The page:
I'd love to see Peter Sarsgaard (Maggie Gyllenhaal's real life partner) as Shae, Flan's stoner husband who should be writing his dissertation but spends the day watching soap operas. Other possibilities would be Ryan Gosling, Brendan Sexton III, maybe Paul Rudd. Someone who can be scruffy and exasperating but charming all at once.

Patricia Clarkson would be perfect as Julia, the artist who Flan tracks down after she finds the word YES inside a self storage box. If Ms. Clarkson's not available, Frances Conroy would be great, too (yes, I do miss Six Feet Under.)

Even though Sodaba is under a burqa the whole time, and we barely hear her voice, I'd love for an Afghan actor such as Parwin Moshtael to play her. I'd also love for an Afghan actor such as Fahim Fazli to play her husband, Raminullah.

I lived in family student housing at UCR when my kids were little, so it would be a treat to see the place immortalized on film, especially since it's slated to be razed in a few years. Plus, if the movie were filmed on location, it would give my daughter, a budding filmmaker, the chance to watch a production in action. If we could shrink her back to her two year old self, she'd be a perfect Nori, but that's probably not possible (even though we're dreaming wildly here)—I'm sure there is an adorable curly headed girl out there ready to step into the role, and a six year old boy with long blond hair ready to play Noodle. I hope I'll get to meet them some day.

Learn more about Gayle Brandeis and Self Storage at her website, at her blog, or at one of her MySpace pages or the other.

The Page 69 Test: Self Storage.

--Marshal Zeringue

Sunday, March 16, 2008

Corey Redekop's "Shelf Monkey"

Corey Redekop applied the Page 99 Test to his novel, Shelf Monkey, in October 2007.

Here he develops some ideas about the cast and director should Hollywood come calling about an adaptation:
Shelf Monkey is about obsession and the perils inherent in becoming too emotionally attached to any one point of view. Any cast member would have to have that certain mania which accompanies that extreme viewpoint of everything I believe in is right, and everything you believe in is wrong.

The lead character Thomas at one point opines on who should portray him in the eventual movie, laying out Jake Gyllenhaal and Ewan McGregor as his favored candidates. Nice try, but Thomas as a personality does not have that kind of Hollywood heft, and should not get played by a personality that would overwhelm the character (although Ewan would be a good choice in any event). He’s kind of a sarcastic milquetoast, and Paul Rudd would be a fine choice, if possibly a little too old (sorry Paul). In a few years, Michael Cera would be absolutely perfect. And seriously, how good is Cera anyway? I can’t get enough of the guy. Also, he’s Canadian, and as Shelf Monkey is a shaggy little Canadian novel, it would be nice to get an actor with that je ne c’est quoi sensibility. Or Topher Grace.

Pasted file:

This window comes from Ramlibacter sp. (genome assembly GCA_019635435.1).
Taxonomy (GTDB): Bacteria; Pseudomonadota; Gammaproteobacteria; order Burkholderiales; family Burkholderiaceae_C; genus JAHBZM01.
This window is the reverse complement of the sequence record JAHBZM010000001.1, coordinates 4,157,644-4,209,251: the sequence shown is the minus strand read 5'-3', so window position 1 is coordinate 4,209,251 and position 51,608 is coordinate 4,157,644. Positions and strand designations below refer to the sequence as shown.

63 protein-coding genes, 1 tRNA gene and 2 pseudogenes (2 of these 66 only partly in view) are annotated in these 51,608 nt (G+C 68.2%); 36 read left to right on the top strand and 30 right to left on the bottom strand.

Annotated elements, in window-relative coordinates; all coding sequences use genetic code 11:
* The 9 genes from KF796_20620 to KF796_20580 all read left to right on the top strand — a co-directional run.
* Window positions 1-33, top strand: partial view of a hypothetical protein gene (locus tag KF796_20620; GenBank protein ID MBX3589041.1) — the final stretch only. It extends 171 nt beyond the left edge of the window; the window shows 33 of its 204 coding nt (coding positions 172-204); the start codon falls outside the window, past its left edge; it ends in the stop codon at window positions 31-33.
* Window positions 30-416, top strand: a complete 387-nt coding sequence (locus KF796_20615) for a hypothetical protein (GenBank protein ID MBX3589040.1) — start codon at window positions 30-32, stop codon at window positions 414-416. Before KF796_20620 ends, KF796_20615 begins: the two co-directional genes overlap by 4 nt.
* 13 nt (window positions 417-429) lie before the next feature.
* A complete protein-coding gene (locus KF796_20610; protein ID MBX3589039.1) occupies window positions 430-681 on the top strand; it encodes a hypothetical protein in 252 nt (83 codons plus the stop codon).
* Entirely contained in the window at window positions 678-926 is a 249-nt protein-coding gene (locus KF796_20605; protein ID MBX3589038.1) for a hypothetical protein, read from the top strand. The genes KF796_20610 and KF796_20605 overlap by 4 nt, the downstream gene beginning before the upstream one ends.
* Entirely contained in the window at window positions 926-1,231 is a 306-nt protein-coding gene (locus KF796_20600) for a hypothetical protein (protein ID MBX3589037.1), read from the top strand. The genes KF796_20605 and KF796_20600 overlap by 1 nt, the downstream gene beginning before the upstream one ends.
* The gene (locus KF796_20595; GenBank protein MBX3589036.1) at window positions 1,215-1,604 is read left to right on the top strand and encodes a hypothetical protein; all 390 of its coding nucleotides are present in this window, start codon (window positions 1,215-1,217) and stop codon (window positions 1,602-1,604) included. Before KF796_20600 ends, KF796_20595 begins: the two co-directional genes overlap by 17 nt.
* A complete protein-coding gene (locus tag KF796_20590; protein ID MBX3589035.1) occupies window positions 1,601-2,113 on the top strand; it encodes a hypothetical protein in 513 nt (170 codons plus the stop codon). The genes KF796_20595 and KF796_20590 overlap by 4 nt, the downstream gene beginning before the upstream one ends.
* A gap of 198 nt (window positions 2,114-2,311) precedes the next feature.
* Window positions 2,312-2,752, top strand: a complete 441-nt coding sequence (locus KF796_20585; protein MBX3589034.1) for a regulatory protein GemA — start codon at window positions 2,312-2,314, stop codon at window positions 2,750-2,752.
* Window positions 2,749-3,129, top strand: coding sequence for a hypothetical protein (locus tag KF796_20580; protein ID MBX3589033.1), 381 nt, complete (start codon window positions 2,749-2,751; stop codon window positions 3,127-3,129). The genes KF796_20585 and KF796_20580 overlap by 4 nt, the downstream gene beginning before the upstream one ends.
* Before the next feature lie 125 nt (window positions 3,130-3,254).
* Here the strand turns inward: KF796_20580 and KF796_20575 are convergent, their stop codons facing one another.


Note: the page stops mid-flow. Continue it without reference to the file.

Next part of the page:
Aubrey (portrayed by Freddie Prinze Jr. in the television movie - *shudder*) is the true driving force behind the Shelf Monkeys – think Sean Penn but younger. Also must not look ridiculous in red dreadlocks, if such a thing is at all possible. Heath Ledger would have been great, but dammit he left too soon. I think Joaquin Phoenix would have both the physical and emotional strength for the weird bi-polar craziness Aubrey eventually manifests. If he’s unavailable, let’s go completely out there and get Seth Rogan. Again Canadian, and I think he’s got a dramatic edge that rarely gets used. Or get Robert Downey Jr.; I firmly believe the man can do anything. Oh, Iron Man, you'd better not suck.

Munroe, the true bad guy, is a very large man who emits generosity and lovability (a la Leo Buscaglia by way of Oprah), but underneath the televised image lurks a confused and embittered individual with a great deal of hatred toward the world at large. John Goodman may be too obvious a choice, but look at Barton Fink, and you’ll see a comedic talent with a huge reservoir of untapped dramatic potential. The lesser-known character actor John Carroll Lynch would also be a great choice, as his turn in Zodiac was truly chilling, and his lovability in Fargo is a perfect counterpoint.

Danae would be ideal for Reese Witherspoon, the crazy Reese from Election and Freeway before she went mainstream. The part demand an actress with indie cred, and Reese has simply gone too far the other way. I want to say Parker Posey, but as much as I love her, she’s simply the wrong age. Maggie Gyllenhaal is my choice; she has the edge, the talent, and the offbeat looks. Perfect.

All that being said, I’d love to know how others might cast my novel. If Shelf Monkey ever becomes a movie (holding breath begins now), I’d put in my two cents, but it would be fascinating just to watch how another person approaches the same material.

As for directors, I’d accept any of the following: Tarantino, the Coen brothers, Jake Kasdan, Judd Apatow, Greg Mottola, or Jason Reitman. With my luck, however, it’ll be Walt Becker or Andy Tennant. Augh.